The tragic fire at Notre Dame Cathedral in Paris, on April 15, 2019, has had a more visceral effect on many people than we might have anticipated. On the night of the fire, hundreds gathered and sang the Ave Maria while watching the roof of the church burn. Around the globe, people stood in front of television screens stunned into silence.
For so many, it seems like when the ceiling fell,
it fell on their hearts.
Many of those who mourned had never been to the Cathedral, having seen it only in pictures. And, some had no religious connection with the Cathedral at all. Offers of help to repair and restore Notre Dame have poured in from around the world and more than a billion dollars has been pledged so far. For so many, it seems like when the ceiling fell, it fell on their hearts. We are left to wonder why this damage to Notre Dame Cathedral in Paris had such a profound effect.
The architecture of Notre Dame itself had much to
do with the effect the event had on people’s emotions.
Actually, the architecture of the place itself had much to do with the effect the tragic event had on so many people’s emotions. 1 And, that is especially true of Notre Dame, which is a Gothic-style church, dating from the mid-1100’s. The design and architectural character of churches has evolved over many centuries. And, various influences, such as religious, cultural, climatic, and so on have contributed to the formation of particular styles of church architecture.
Because of intense persecution, the very earliest Christian “churches” were people’s homes. After 380 AD, when Christianity was declared the official religion of the Roman Empire, the Christian churches which were constructed by the Empire followed the Roman architecture style. But, Christian thought and sensibilities were so much different from the decadence that had been Rome, that the style of Christian churches began to change. However, this change in architectural style abruptly ceased upon the fall of the Roman Empire in 476 AD; not to be revived until the time of Charlemagne in the year 800. Still later, the religious enthusiasm, manifest in the Crusades, gave rise to the development of the architectural style known as “Gothic.” Notre Dame was one of the first Gothic cathedrals.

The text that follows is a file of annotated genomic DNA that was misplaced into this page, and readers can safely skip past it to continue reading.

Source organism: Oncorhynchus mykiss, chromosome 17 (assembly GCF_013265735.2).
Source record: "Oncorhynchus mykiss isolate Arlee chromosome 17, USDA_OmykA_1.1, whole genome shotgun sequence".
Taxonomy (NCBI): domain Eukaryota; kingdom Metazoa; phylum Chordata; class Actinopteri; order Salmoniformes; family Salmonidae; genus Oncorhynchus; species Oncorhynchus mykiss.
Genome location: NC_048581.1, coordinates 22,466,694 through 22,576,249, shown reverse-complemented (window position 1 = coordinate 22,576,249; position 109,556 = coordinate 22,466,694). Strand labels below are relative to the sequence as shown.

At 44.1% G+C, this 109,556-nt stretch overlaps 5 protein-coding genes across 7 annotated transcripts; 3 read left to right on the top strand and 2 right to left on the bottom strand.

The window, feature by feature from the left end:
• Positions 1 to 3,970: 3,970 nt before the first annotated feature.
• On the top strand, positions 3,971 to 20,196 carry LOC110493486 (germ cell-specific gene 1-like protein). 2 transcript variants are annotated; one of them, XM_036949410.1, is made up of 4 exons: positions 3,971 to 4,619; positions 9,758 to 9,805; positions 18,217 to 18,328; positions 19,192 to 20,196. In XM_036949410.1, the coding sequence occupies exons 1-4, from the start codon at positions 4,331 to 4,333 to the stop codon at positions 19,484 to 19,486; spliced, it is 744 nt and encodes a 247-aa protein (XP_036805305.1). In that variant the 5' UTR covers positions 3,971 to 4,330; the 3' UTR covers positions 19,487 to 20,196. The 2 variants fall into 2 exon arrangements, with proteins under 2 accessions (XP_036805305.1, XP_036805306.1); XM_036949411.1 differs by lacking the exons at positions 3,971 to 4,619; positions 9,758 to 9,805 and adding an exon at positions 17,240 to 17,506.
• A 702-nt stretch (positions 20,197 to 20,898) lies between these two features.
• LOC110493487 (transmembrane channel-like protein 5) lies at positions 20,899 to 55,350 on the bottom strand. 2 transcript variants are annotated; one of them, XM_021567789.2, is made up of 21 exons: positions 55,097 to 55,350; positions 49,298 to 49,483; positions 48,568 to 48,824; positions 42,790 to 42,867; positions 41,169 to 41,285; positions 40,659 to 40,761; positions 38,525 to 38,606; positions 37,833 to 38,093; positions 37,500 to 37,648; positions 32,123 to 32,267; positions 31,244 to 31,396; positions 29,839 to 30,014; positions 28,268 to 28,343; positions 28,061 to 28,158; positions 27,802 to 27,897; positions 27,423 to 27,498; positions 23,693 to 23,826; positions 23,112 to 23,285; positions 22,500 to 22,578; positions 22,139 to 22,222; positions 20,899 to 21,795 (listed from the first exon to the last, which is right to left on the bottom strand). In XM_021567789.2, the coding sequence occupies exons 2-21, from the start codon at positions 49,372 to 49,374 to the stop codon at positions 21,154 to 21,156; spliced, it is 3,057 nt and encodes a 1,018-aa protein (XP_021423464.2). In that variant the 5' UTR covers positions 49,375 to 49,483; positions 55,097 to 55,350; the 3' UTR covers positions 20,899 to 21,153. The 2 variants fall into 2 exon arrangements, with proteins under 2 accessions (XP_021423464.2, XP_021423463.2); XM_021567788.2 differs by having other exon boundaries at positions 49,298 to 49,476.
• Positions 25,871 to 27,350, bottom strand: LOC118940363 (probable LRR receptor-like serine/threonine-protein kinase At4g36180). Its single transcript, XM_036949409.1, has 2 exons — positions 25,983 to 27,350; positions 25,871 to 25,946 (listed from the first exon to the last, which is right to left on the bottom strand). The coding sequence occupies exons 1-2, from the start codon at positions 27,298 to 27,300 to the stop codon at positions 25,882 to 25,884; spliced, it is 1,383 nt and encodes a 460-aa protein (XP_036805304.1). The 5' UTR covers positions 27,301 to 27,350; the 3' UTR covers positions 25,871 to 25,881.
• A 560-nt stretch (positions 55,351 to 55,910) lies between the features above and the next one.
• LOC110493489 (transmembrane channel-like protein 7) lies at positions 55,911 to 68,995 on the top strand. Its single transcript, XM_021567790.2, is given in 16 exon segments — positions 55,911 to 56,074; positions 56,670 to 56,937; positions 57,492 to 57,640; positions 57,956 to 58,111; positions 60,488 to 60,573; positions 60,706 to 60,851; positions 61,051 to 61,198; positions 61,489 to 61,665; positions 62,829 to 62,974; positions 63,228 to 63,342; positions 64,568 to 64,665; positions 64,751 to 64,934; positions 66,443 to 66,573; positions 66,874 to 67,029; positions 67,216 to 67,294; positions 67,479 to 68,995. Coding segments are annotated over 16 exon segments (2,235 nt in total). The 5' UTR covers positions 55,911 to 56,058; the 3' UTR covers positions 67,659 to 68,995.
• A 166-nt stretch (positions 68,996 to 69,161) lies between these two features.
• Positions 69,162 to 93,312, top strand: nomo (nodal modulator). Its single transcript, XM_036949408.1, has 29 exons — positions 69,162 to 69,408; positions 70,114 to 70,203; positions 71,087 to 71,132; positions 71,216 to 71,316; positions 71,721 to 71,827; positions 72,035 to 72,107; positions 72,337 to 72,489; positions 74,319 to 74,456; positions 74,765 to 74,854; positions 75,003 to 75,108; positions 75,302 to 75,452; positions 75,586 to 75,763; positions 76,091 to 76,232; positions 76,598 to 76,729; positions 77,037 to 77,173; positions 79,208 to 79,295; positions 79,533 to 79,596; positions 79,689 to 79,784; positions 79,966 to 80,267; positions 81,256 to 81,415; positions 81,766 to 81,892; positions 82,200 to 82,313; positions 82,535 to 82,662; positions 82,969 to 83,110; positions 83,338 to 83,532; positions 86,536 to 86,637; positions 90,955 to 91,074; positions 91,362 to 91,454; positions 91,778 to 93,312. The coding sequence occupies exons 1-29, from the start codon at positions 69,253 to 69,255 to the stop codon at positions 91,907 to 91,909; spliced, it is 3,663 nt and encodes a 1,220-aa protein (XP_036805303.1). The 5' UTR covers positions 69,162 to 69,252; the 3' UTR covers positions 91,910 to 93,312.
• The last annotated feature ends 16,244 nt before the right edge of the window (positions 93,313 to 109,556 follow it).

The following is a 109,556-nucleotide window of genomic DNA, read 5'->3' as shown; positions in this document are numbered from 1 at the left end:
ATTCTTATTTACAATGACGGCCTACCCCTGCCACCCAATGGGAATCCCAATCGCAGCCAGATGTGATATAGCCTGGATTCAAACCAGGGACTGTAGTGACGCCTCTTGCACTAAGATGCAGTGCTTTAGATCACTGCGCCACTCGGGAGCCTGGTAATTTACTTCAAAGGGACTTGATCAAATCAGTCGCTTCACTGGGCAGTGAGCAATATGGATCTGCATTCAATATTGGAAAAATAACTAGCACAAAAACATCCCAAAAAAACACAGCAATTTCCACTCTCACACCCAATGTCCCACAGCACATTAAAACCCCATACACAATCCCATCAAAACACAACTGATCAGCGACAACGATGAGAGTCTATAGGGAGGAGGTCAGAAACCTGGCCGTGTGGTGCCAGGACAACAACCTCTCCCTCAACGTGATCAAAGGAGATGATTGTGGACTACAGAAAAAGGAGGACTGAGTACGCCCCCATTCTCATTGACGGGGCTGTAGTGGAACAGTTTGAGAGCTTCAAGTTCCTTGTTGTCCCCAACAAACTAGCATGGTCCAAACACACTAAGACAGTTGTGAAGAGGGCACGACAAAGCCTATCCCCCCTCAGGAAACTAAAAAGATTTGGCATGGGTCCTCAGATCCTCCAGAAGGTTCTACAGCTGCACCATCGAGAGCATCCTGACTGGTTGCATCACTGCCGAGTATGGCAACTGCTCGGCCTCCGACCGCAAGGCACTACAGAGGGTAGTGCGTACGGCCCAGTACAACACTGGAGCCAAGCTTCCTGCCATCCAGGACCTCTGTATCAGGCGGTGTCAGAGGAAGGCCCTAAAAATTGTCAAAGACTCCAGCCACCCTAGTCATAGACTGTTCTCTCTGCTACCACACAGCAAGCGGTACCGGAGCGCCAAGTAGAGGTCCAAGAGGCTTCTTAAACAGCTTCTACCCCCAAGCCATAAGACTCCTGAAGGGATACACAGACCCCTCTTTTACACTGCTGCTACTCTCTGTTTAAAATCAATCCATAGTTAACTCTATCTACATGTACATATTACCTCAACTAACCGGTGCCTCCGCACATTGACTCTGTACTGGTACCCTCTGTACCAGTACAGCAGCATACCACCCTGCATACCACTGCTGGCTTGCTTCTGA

The flying buttress feature enabled the use of very high, elaborately decorated ceilings, and walls.
Among of the most prominent features of the Gothic-style was the flying buttresses, which allowed the weight of the roof to be counterbalanced by the buttress structures outside the building. This eliminated central columns and enabled the use of very high, elaborately decorated ceilings, and walls that could accommodate large stained-glass windows.
In a time of wide-spread illiteracy, these windows “told the stories” of the faith. Soon, the storytelling role of the windows was supplemented by religious-themed sculpture. This sculpture enabled the kings and nobles of the time to become “patrons of the faith” through statues, chapels and processional aisles.